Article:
What Makes a Perfect Pear?
If you have ever tasted a perfectly ripe pear that it's sweet, succulent, juicy and full-flavored and want to repeat the experience, then you should read on.
There is a lot of technique involved in producing the perfect pear and Tom Goff can tell you all you might want to know about it. He starts his discourse with a confident statement that Kelseyville in Lake County, the location of his 5th generation family pear orchards, is the Pear Capital of the World. He goes on to explain that it's cool nights and warm days in Lake County, north of San Francisco, that provide ideal conditions for growing high quality pears.
In addition to these essential day and night temperature fluctuations, producing the perfect pear also depends on knowing when to pick the fruit, according to Tom. Most fruits and vegetables benefit by ripening on the plant. But pears are different. They are never left to ripen on the tree because they start invisibly rotting from the inside. So knowing when to pick a hard, unripe pear that will ripen properly off the tree is not an easy job. If you've bought unripe pears in the supermarket with the hope that they would ripen in a few days only to find that they never do, you may have wondered why. Here's Tom's definitive explanation:
How Pears Ripen
For a pear to ripen properly after harvesting, it must be picked when the sugar and pressure (not too hard and not too soft) are at their peak. If picked before the sugar reaches its peak, the pear will soften ("ripen"), but it won't be sweet. If picked before the pear has reached maximum pressure, it will not soften -- a common problem with most supermarket pears.
To ensure that their pears ripen perfectly, the Goff fmaily employs two methods:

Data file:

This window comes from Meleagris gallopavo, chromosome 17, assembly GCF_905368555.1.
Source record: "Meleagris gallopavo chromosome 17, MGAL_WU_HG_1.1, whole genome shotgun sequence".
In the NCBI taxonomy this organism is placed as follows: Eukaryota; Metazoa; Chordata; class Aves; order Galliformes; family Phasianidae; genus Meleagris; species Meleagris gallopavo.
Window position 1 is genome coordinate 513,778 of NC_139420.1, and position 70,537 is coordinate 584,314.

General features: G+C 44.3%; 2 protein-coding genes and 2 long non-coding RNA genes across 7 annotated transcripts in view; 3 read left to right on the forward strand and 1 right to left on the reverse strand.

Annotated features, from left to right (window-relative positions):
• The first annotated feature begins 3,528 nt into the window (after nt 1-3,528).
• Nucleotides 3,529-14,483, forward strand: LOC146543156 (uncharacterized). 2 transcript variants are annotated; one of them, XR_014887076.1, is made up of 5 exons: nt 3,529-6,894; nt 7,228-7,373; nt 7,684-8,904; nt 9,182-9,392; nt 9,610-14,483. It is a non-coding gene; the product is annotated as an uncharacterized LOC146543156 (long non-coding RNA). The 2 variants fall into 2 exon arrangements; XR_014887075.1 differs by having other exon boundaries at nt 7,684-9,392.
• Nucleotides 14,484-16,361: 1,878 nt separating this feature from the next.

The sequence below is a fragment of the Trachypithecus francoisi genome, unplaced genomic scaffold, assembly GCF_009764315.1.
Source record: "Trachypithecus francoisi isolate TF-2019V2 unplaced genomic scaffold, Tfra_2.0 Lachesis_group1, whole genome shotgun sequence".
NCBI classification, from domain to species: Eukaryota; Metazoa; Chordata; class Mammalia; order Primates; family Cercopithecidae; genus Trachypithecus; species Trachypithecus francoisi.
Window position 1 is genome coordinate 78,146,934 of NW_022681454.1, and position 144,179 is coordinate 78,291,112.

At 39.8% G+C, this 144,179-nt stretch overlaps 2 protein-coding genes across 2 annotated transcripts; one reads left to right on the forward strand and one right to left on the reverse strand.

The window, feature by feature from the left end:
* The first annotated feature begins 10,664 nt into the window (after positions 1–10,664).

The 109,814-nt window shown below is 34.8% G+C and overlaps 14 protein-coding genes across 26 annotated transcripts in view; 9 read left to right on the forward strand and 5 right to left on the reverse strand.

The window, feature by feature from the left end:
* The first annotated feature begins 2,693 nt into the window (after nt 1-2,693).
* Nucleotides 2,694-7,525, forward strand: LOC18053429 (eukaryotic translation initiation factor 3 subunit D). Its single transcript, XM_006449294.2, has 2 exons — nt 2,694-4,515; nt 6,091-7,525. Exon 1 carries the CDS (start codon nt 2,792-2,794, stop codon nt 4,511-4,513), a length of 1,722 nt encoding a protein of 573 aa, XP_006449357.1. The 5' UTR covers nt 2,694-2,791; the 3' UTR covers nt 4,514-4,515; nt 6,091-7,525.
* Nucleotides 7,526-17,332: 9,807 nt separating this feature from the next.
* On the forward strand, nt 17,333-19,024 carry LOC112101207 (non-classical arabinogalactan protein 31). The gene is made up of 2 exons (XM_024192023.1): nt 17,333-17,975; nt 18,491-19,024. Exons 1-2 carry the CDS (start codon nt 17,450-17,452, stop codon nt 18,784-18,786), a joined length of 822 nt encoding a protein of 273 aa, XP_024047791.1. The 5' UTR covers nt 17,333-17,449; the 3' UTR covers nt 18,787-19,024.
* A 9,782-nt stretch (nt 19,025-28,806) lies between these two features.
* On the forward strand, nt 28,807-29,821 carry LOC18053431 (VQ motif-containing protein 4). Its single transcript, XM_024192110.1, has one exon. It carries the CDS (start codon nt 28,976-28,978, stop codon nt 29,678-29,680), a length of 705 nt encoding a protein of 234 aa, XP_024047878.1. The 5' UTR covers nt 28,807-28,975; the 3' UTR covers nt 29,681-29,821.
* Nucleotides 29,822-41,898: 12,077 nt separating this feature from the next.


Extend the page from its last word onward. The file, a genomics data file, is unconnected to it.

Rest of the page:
Early and Late Varities
Goff Orchards produces two types of pears:
(available from October - January)
|Red Sensation||Stark Crimson||Bartlett||
|Bartlett||The traditional, classic pear. It's somewhat gritty and ripens quickly after harvesting. This versatile pear can be used for canning and eating raw.|
|Stark Crimson||Just the opposite of a Bartlett, this pear is not gritty and has a smooth light flavor. It's best for eating raw. When the pear is ripe, the red skin becomes smooth and slightly pinkish.|
|Red Sensation||A variety of Bartlett, which was not commercialized because hybridizers were breeding for a red skin and instead it turned out to be part red and part green. The developers felt that consumers would not be attracted to the variegated appearance so they didn't popularized this variety. That's unfortunate, according to Tom, because it's a great pears for eating raw and for poaching.|
|Bosc||The only pear variety that can be ripened on the tree. It's best for cooking.|
|Comice||Best for eating raw.|
You'll find Goff at the San Francisco Ferry Plaza Farmer's Market from mid-Sept through about January. You should definitely plan your holiday menus around Goff's Lake County pears! (See recipe below.)
How the 5th Goff Generation is Cultivating the
The Goff brothers, Dan and Tom, now run the business. Dan Goff handles all the growing as well as sales to wholesalers and a few selected supermarkets, such as Molly Stone and Tower Market in San Francisco. Tom, who is a carpenter during the week, is devoted to promoting his family's pears at farmers' markets around the Bay Area on weekends.
The Goff's are installing their own sorting and packing equipment so they'll be able to grade and pack their own pears to meet the U.S.D.A. standards. They will then be able to bypass the wholesale packing houses and sell pears under their own label.
Watch for the Goff label to take the pear market by storm!
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The Best Poached Pear Recipe
6 firm, but not green pears (without blemishes)
2 cups sweet wine such as Essensia, etc. (I use a Chinese cassia-flavored wine called .)
6-8 cups water (or enough to cover the pears)
2 cups sugar
¼ cup fresh lemon juice
- Peel whole pears, leaving stem in tact.
- From the bottom, carefully remove the inner core without breaking the flesh.
- Combine water and sugar.
- Cover with wax paper or parchment paper that has been scored to enable steam to escape.
- Bring to boil and reduce to a simmer.
- Carefully remove parchment, immerse the pear and cover again with parchment.
- Simmer for 2 hours.
- Add wine and simmer for 90 minutes.
- Add lemon juice and simmer for 5 minutes.
- Let cool and refrigerate overnight, covered with parchment.